The treatment of the dental pulp and the tissues surrounding the roots of a tooth is known as endodontics. Within the field of endodontics is the notorious dental treatment known as a root canal.
When decay causes a tooth to become infected, it affects the nerves or pulp of the tooth. The infected nerves sometimes need to be removed, which is the procedure known as the root canal. An untreated infection can become an abscess which could lead to more serious problems, including bone loss in the jaw.
A root canal begins when the area around the tooth is numbed with an anesthetic. An opening is then drilled in the top of the tooth and the infected tissue in the nerve canal is removed and the canal is cleaned. The opening in the tooth is filled with a sealant called gutta percha. In most cases, the tooth is then fitted with a crown. The crown ensures that the treated area of the tooth is not exposed to further damage while also improving the appearance of the tooth.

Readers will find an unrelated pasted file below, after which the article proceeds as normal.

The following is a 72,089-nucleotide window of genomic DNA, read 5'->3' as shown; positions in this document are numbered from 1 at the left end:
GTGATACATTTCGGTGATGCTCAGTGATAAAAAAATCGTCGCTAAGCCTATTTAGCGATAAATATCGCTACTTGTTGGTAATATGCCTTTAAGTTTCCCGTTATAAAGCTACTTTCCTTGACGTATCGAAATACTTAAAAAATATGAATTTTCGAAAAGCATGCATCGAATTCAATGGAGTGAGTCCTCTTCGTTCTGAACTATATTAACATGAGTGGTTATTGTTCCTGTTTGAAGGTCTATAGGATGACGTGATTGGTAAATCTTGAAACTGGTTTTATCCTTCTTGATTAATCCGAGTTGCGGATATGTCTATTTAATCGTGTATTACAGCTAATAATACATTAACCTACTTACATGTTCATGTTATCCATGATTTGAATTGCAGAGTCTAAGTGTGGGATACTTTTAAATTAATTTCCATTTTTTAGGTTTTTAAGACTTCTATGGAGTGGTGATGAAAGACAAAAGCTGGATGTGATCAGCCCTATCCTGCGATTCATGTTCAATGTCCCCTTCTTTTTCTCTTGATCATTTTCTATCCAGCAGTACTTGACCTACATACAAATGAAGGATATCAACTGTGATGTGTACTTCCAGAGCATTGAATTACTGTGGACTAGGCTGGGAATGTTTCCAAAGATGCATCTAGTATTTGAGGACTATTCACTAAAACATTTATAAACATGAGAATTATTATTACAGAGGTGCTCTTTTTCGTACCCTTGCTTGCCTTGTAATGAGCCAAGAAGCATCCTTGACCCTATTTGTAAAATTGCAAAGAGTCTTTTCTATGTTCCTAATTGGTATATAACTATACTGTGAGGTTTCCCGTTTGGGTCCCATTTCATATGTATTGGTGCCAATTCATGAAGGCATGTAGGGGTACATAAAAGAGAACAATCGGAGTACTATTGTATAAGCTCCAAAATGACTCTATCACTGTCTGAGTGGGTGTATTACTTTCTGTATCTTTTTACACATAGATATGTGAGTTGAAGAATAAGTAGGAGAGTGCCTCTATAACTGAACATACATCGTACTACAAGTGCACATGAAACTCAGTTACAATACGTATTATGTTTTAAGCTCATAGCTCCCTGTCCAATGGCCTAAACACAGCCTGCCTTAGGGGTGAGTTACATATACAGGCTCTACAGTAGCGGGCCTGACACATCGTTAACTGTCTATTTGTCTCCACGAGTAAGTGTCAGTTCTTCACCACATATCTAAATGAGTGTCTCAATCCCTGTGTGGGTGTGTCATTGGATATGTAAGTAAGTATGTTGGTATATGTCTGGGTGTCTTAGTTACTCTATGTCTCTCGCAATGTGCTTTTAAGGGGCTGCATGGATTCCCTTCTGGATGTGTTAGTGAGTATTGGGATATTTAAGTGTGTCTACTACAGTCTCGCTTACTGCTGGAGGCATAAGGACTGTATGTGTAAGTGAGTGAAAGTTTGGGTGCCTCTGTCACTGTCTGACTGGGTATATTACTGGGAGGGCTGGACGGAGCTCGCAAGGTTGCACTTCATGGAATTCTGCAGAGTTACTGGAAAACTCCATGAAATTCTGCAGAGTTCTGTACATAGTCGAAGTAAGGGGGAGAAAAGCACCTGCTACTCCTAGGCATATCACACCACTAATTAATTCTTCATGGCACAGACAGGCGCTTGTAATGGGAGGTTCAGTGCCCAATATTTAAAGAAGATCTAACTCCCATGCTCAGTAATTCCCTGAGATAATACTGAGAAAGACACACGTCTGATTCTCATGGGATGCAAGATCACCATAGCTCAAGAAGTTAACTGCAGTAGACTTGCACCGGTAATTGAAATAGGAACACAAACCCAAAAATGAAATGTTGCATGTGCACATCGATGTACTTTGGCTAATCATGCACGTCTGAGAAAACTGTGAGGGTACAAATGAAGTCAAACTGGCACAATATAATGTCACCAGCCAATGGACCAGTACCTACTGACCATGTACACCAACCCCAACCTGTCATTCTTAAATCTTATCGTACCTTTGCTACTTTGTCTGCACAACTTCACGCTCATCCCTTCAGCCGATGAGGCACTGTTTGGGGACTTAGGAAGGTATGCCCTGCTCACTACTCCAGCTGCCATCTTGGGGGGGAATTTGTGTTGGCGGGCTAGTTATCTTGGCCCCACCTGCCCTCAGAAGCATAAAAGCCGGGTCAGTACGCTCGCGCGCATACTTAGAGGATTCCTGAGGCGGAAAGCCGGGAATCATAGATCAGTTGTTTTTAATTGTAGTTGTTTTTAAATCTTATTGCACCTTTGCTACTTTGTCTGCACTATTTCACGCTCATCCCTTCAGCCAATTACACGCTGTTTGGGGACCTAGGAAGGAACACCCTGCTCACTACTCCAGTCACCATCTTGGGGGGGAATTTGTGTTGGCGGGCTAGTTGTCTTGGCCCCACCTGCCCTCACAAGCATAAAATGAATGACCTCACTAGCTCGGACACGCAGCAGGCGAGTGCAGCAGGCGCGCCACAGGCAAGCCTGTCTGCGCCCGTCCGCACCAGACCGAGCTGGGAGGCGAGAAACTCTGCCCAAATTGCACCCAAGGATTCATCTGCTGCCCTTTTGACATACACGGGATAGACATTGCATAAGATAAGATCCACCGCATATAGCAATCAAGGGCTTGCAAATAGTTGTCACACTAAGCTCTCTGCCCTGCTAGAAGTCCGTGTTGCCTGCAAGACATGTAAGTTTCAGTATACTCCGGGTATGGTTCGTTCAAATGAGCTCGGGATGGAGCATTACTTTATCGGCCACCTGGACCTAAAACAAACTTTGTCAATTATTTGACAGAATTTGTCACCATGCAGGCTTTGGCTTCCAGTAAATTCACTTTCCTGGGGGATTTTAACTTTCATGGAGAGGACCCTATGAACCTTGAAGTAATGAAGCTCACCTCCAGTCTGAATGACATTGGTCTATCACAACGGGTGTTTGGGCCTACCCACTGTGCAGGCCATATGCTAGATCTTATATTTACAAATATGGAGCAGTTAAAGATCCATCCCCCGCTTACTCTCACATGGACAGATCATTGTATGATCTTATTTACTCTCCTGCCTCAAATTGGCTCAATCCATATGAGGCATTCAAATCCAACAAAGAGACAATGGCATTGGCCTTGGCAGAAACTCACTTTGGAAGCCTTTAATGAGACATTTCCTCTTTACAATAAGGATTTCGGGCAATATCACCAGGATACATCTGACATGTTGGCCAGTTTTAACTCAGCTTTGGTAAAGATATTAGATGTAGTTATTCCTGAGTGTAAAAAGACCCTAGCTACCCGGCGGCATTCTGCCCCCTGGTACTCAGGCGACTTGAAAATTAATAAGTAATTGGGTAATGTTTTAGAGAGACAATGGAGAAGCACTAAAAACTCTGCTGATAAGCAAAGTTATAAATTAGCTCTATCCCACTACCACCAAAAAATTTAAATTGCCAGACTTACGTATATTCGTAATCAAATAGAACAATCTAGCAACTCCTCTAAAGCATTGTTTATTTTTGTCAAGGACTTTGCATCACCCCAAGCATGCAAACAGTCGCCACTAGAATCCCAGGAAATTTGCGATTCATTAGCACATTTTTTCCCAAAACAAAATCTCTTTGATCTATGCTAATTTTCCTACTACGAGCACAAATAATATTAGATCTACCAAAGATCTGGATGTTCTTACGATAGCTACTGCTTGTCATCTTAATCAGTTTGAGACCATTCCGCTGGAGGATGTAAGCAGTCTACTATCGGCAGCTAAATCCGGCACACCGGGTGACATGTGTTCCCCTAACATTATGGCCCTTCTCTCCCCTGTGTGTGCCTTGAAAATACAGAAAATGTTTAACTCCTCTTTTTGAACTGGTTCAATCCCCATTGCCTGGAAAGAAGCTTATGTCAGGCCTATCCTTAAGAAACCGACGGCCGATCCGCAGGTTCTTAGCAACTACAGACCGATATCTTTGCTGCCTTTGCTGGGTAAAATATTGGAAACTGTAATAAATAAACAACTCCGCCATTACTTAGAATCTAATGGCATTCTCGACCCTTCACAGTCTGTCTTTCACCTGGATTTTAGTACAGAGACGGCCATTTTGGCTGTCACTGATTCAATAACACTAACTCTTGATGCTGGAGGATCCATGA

Root canals are becoming more comfortable because of advances in dental technology. Local anesthesia and proper medication reduce the amount of pain a patient experiences. Soreness in the gums and mouth is not unusual following the procedure, but over-the-counter pain medication is usually enough to ease the pain for patients. Your dentist may also prescribe a pain medication depending on the individual.